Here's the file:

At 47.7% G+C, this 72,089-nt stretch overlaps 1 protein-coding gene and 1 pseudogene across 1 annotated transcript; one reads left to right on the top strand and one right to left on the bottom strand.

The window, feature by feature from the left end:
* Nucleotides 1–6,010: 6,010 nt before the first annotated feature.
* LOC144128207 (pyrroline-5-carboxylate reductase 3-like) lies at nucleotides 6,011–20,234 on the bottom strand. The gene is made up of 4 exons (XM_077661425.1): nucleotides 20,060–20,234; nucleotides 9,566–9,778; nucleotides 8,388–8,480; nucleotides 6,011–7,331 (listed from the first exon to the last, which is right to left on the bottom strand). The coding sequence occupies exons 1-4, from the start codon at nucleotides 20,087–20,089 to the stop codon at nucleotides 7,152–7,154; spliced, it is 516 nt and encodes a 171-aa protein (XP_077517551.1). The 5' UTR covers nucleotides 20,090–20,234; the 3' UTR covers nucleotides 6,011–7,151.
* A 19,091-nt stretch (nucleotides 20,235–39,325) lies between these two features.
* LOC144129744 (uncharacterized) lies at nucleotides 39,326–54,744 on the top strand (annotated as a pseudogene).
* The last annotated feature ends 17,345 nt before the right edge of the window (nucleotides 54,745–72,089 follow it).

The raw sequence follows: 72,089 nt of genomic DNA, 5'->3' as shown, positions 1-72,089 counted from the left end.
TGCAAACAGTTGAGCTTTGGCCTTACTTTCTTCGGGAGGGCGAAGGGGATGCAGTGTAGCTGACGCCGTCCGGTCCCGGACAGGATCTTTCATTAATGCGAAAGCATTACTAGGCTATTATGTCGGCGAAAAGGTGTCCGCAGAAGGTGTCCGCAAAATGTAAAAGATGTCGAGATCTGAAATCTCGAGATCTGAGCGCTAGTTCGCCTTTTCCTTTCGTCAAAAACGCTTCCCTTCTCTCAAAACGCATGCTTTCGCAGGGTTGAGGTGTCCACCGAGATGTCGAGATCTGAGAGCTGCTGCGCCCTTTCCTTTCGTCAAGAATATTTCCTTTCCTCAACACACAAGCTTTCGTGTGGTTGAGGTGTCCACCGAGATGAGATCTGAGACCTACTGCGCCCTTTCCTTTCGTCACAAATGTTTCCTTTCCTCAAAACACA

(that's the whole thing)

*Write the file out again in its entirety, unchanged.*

At 47.7% G+C, this 72,089-nt stretch overlaps 1 protein-coding gene and 1 pseudogene across 1 annotated transcript; one reads left to right on the top strand and one right to left on the bottom strand.

The window, feature by feature from the left end:
* Nucleotides 1–6,010: 6,010 nt before the first annotated feature.
* LOC144128207 (pyrroline-5-carboxylate reductase 3-like) lies at nucleotides 6,011–20,234 on the bottom strand. The gene is made up of 4 exons (XM_077661425.1): nucleotides 20,060–20,234; nucleotides 9,566–9,778; nucleotides 8,388–8,480; nucleotides 6,011–7,331 (listed from the first exon to the last, which is right to left on the bottom strand). The coding sequence occupies exons 1-4, from the start codon at nucleotides 20,087–20,089 to the stop codon at nucleotides 7,152–7,154; spliced, it is 516 nt and encodes a 171-aa protein (XP_077517551.1). The 5' UTR covers nucleotides 20,090–20,234; the 3' UTR covers nucleotides 6,011–7,151.
* A 19,091-nt stretch (nucleotides 20,235–39,325) lies between these two features.
* LOC144129744 (uncharacterized) lies at nucleotides 39,326–54,744 on the top strand (annotated as a pseudogene).
* The last annotated feature ends 17,345 nt before the right edge of the window (nucleotides 54,745–72,089 follow it).

The raw sequence follows: 72,089 nt of genomic DNA, 5'->3' as shown, positions 1-72,089 counted from the left end.
TGCAAACAGTTGAGCTTTGGCCTTACTTTCTTCGGGAGGGCGAAGGGGATGCAGTGTAGCTGACGCCGTCCGGTCCCGGACAGGATCTTTCATTAATGCGAAAGCATTACTAGGCTATTATGTCGGCGAAAAGGTGTCCGCAGAAGGTGTCCGCAAAATGTAAAAGATGTCGAGATCTGAAATCTCGAGATCTGAGCGCTAGTTCGCCTTTTCCTTTCGTCAAAAACGCTTCCCTTCTCTCAAAACGCATGCTTTCGCAGGGTTGAGGTGTCCACCGAGATGTCGAGATCTGAGAGCTGCTGCGCCCTTTCCTTTCGTCAAGAATATTTCCTTTCCTCAACACACAAGCTTTCGTGTGGTTGAGGTGTCCACCGAGATGAGATCTGAGACCTACTGCGCCCTTTCCTTTCGTCACAAATGTTTCCTTTCCTCAAAACACA